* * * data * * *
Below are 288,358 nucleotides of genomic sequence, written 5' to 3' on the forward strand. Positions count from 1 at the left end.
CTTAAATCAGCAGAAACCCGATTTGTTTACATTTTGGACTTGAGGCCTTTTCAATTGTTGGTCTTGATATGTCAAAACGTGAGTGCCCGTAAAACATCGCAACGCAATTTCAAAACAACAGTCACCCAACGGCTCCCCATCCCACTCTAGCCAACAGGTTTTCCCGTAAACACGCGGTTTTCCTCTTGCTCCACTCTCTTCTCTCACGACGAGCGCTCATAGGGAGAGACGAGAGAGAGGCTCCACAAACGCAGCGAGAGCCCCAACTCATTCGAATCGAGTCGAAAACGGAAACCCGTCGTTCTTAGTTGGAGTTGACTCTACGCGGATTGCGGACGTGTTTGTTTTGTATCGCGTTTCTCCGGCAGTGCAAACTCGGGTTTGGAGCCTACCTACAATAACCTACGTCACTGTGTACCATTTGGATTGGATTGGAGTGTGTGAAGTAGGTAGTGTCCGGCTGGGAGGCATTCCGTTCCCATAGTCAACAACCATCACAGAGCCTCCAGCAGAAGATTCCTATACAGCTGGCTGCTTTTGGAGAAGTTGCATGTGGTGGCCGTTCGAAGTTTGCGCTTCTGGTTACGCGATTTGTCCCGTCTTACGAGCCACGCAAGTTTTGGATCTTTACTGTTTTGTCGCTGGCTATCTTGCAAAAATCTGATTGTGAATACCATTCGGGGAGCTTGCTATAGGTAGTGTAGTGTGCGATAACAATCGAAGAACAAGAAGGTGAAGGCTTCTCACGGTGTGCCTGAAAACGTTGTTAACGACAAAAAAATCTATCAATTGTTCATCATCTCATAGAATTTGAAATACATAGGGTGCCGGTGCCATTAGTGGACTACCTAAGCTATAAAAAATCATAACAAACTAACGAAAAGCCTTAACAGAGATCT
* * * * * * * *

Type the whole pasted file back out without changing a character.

Below are 288,358 nucleotides of genomic sequence, written 5' to 3' on the forward strand. Positions count from 1 at the left end.
CTTAAATCAGCAGAAACCCGATTTGTTTACATTTTGGACTTGAGGCCTTTTCAATTGTTGGTCTTGATATGTCAAAACGTGAGTGCCCGTAAAACATCGCAACGCAATTTCAAAACAACAGTCACCCAACGGCTCCCCATCCCACTCTAGCCAACAGGTTTTCCCGTAAACACGCGGTTTTCCTCTTGCTCCACTCTCTTCTCTCACGACGAGCGCTCATAGGGAGAGACGAGAGAGAGGCTCCACAAACGCAGCGAGAGCCCCAACTCATTCGAATCGAGTCGAAAACGGAAACCCGTCGTTCTTAGTTGGAGTTGACTCTACGCGGATTGCGGACGTGTTTGTTTTGTATCGCGTTTCTCCGGCAGTGCAAACTCGGGTTTGGAGCCTACCTACAATAACCTACGTCACTGTGTACCATTTGGATTGGATTGGAGTGTGTGAAGTAGGTAGTGTCCGGCTGGGAGGCATTCCGTTCCCATAGTCAACAACCATCACAGAGCCTCCAGCAGAAGATTCCTATACAGCTGGCTGCTTTTGGAGAAGTTGCATGTGGTGGCCGTTCGAAGTTTGCGCTTCTGGTTACGCGATTTGTCCCGTCTTACGAGCCACGCAAGTTTTGGATCTTTACTGTTTTGTCGCTGGCTATCTTGCAAAAATCTGATTGTGAATACCATTCGGGGAGCTTGCTATAGGTAGTGTAGTGTGCGATAACAATCGAAGAACAAGAAGGTGAAGGCTTCTCACGGTGTGCCTGAAAACGTTGTTAACGACAAAAAAATCTATCAATTGTTCATCATCTCATAGAATTTGAAATACATAGGGTGCCGGTGCCATTAGTGGACTACCTAAGCTATAAAAAATCATAACAAACTAACGAAAAGCCTTAACAGAGATCT